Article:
Emergency suspensions were a topic of discussion earlier this week at a hearing of the Postal Regulatory Commission, where the Postal Service’s witness for POStPlan was being cross-examined. The plan to cut hours at 13,000 post offices doesn’t really have much to do with suspensions — it’s supposed to be about keeping post offices open, not finding a way to close them — so it was rather strange hearing suspensions come up so often during the hearing.
But suspensions were apparently on the mind of PRC Chairman Ruth Goldway because she had just had a meeting with representatives of the Association of United States Postal Lessors (AUSPL). The lessors wanted to express their displeasure with the contract the Postal Service signed last year with CB Richard Ellis to handle sales and leases (more on CBRE here).
Chairman Goldway said the lessors association told her that CBRE has been demanding a 20 to 30 percent rent reduction when a lease is renewed, plus an early termination clause that allows the Postal Service to cancel the lease with 30-days notice. The lessors are particularly disturbed by demands that they pay a commission to CBRE upon renewing the lease, even though commissions are typically paid only when a real estate agent finds a new tenant (webcast here, discussion at 3:20).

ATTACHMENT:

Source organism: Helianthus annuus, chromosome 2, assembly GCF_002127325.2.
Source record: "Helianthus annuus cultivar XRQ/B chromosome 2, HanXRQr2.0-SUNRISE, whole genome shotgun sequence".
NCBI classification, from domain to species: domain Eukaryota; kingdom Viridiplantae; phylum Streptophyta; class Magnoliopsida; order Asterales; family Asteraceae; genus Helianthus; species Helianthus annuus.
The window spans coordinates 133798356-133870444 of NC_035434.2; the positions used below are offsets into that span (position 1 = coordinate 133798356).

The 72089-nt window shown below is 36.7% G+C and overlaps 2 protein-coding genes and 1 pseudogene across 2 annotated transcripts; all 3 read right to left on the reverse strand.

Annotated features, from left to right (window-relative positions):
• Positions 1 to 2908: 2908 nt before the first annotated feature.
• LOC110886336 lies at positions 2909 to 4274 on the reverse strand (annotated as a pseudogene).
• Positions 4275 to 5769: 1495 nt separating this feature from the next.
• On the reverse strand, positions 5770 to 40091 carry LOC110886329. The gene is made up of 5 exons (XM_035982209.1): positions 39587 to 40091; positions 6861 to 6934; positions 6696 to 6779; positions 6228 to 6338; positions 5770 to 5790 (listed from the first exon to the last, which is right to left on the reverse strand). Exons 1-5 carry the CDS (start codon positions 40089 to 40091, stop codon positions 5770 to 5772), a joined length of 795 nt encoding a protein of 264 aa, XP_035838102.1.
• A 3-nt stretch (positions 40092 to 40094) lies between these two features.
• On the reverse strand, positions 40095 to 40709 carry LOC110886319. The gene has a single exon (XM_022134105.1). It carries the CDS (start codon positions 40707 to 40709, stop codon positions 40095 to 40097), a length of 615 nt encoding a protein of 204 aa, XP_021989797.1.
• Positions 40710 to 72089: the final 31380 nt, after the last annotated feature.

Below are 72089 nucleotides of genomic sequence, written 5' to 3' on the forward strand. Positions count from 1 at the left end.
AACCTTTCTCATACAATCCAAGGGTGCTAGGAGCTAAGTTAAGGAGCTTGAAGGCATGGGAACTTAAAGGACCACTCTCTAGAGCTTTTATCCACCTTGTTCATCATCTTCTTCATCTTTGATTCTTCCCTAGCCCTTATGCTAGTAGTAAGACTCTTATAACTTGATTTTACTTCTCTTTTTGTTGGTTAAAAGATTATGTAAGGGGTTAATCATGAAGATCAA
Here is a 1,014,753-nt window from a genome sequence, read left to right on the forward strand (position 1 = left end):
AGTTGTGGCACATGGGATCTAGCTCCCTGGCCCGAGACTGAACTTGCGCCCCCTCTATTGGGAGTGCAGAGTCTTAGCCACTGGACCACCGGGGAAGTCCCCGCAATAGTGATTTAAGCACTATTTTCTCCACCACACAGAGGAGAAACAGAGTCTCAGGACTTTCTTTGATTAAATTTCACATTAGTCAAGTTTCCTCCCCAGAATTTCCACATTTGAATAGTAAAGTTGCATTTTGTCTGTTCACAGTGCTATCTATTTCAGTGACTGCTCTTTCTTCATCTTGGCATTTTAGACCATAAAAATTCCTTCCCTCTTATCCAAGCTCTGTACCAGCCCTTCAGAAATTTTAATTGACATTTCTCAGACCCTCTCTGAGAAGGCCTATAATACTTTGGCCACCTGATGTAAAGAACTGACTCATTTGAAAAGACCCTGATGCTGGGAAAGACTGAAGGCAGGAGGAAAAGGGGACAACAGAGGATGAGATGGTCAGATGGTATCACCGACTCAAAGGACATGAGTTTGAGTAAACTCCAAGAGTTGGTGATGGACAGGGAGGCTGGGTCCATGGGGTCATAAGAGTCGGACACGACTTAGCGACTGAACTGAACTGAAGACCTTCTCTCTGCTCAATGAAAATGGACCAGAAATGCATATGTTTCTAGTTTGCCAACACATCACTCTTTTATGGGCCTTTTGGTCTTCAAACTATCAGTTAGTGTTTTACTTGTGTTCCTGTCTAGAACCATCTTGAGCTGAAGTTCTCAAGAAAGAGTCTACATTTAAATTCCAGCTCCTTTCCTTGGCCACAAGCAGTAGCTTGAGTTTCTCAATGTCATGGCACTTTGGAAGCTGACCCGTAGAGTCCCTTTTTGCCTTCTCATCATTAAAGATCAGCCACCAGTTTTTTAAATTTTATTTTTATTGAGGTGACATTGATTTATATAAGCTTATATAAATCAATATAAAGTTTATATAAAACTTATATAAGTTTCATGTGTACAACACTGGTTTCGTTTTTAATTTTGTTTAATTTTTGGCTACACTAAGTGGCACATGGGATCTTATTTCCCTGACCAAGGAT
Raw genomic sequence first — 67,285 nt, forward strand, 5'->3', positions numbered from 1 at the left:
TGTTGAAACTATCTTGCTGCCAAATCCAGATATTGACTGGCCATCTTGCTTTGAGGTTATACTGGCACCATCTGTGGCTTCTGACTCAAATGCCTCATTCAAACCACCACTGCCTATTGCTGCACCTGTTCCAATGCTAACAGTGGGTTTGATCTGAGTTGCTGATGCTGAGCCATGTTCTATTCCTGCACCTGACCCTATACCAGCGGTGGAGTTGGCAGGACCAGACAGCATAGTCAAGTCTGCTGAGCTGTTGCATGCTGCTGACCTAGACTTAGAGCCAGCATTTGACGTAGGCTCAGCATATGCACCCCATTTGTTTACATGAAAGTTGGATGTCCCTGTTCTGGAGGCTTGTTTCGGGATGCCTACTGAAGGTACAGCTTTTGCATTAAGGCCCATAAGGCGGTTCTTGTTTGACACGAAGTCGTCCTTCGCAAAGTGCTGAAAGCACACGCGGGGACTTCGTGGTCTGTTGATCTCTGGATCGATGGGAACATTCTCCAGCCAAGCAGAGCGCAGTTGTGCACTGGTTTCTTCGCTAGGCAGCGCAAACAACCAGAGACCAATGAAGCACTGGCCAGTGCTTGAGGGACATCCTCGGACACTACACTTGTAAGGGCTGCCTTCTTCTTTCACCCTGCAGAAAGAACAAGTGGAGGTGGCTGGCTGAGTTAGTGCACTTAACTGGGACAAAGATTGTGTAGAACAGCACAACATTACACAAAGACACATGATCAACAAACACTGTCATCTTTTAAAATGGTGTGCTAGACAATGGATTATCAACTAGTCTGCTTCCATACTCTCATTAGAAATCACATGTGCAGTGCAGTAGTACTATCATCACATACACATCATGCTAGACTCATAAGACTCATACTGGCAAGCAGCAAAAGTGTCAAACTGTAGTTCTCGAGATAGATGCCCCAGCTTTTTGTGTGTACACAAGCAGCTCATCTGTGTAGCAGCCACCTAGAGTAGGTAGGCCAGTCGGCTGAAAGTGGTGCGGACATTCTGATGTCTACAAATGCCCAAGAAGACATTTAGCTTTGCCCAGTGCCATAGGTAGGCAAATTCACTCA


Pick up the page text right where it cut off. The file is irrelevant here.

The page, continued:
The AUSPL believes that in many cases, CBRE is not overly concerned if a lessor decides not to renew the lease under the conditions it insists on. That provides an opportunity for the Postal Service to declare an emergency suspension. It’s an easy way to close the post office — no need to worry about community surveys, town meetings, appeals to the PRC, and so on.
At the PRC hearing, Chairman Goldway asked the Postal Service to address the issue of lease negotiations and suspensions in the context of POStPlan. The Presiding Officer’s Information Request asks the Postal Service to describe its policies regarding lease negotiations and to explain what it plans to do to avoid suspensions when there are problems renegotiating leases at POStPlan post offices (POIR 5).
Emergency suspensions just keep on coming
The practice of using breakdowns in lease negotiations as the occasion for an emergency suspension has a long history. In 1997, Congress became concerned about the suspension issue and asked the GAO to look into it. The GAO report notes that from 1992 to 1997, there were 651 suspensions, almost half due to the termination of the post offices’ lease or rental agreement. Only 31 of the 651 ever re-opened.
July 11, 2012